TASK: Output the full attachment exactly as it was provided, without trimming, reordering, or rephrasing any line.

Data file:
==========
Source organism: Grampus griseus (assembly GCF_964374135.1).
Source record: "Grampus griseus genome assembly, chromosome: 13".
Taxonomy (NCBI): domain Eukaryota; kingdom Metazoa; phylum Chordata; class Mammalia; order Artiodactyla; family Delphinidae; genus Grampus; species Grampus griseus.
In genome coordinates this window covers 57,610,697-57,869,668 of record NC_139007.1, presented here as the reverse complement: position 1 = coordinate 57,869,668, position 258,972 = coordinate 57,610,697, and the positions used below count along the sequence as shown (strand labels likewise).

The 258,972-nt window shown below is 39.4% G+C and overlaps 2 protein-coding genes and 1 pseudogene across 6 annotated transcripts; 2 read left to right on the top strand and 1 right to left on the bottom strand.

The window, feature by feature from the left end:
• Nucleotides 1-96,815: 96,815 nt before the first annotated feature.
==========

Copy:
Source organism: Grampus griseus (assembly GCF_964374135.1).
Source record: "Grampus griseus genome assembly, chromosome: 13".
Taxonomy (NCBI): domain Eukaryota; kingdom Metazoa; phylum Chordata; class Mammalia; order Artiodactyla; family Delphinidae; genus Grampus; species Grampus griseus.
In genome coordinates this window covers 57,610,697-57,869,668 of record NC_139007.1, presented here as the reverse complement: position 1 = coordinate 57,869,668, position 258,972 = coordinate 57,610,697, and the positions used below count along the sequence as shown (strand labels likewise).

The 258,972-nt window shown below is 39.4% G+C and overlaps 2 protein-coding genes and 1 pseudogene across 6 annotated transcripts; 2 read left to right on the top strand and 1 right to left on the bottom strand.

The window, feature by feature from the left end:
• Nucleotides 1-96,815: 96,815 nt before the first annotated feature.